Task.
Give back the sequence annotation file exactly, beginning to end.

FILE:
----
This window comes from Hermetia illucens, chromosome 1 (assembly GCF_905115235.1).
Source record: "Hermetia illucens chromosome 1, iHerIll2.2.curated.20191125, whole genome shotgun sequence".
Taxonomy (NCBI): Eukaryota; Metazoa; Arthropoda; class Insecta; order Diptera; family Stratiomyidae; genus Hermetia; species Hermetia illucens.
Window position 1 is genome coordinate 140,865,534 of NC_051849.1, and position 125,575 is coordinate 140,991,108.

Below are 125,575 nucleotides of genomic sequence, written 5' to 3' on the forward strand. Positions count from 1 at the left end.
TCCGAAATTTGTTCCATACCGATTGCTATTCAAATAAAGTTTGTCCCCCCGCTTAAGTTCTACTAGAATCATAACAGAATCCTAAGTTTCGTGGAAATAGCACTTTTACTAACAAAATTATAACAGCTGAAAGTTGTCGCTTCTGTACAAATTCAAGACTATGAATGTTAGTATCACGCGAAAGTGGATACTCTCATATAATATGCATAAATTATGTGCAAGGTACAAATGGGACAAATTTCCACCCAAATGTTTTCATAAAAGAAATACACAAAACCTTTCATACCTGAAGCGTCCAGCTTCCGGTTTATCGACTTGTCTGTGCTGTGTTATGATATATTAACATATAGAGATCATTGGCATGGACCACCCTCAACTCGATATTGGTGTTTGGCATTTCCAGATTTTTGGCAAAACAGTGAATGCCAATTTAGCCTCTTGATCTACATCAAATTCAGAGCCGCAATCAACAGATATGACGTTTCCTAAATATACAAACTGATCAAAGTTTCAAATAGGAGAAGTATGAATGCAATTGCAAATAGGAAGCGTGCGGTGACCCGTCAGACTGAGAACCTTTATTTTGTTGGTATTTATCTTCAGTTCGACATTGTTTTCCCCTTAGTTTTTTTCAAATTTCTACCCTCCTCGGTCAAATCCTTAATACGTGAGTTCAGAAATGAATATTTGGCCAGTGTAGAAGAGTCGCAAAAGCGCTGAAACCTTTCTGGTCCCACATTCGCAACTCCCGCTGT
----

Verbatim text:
This window comes from Hermetia illucens, chromosome 1 (assembly GCF_905115235.1).
Source record: "Hermetia illucens chromosome 1, iHerIll2.2.curated.20191125, whole genome shotgun sequence".
Taxonomy (NCBI): Eukaryota; Metazoa; Arthropoda; class Insecta; order Diptera; family Stratiomyidae; genus Hermetia; species Hermetia illucens.
Window position 1 is genome coordinate 140,865,534 of NC_051849.1, and position 125,575 is coordinate 140,991,108.

Below are 125,575 nucleotides of genomic sequence, written 5' to 3' on the forward strand. Positions count from 1 at the left end.
TCCGAAATTTGTTCCATACCGATTGCTATTCAAATAAAGTTTGTCCCCCCGCTTAAGTTCTACTAGAATCATAACAGAATCCTAAGTTTCGTGGAAATAGCACTTTTACTAACAAAATTATAACAGCTGAAAGTTGTCGCTTCTGTACAAATTCAAGACTATGAATGTTAGTATCACGCGAAAGTGGATACTCTCATATAATATGCATAAATTATGTGCAAGGTACAAATGGGACAAATTTCCACCCAAATGTTTTCATAAAAGAAATACACAAAACCTTTCATACCTGAAGCGTCCAGCTTCCGGTTTATCGACTTGTCTGTGCTGTGTTATGATATATTAACATATAGAGATCATTGGCATGGACCACCCTCAACTCGATATTGGTGTTTGGCATTTCCAGATTTTTGGCAAAACAGTGAATGCCAATTTAGCCTCTTGATCTACATCAAATTCAGAGCCGCAATCAACAGATATGACGTTTCCTAAATATACAAACTGATCAAAGTTTCAAATAGGAGAAGTATGAATGCAATTGCAAATAGGAAGCGTGCGGTGACCCGTCAGACTGAGAACCTTTATTTTGTTGGTATTTATCTTCAGTTCGACATTGTTTTCCCCTTAGTTTTTTTCAAATTTCTACCCTCCTCGGTCAAATCCTTAATACGTGAGTTCAGAAATGAATATTTGGCCAGTGTAGAAGAGTCGCAAAAGCGCTGAAACCTTTCTGGTCCCACATTCGCAACTCCCGCTGT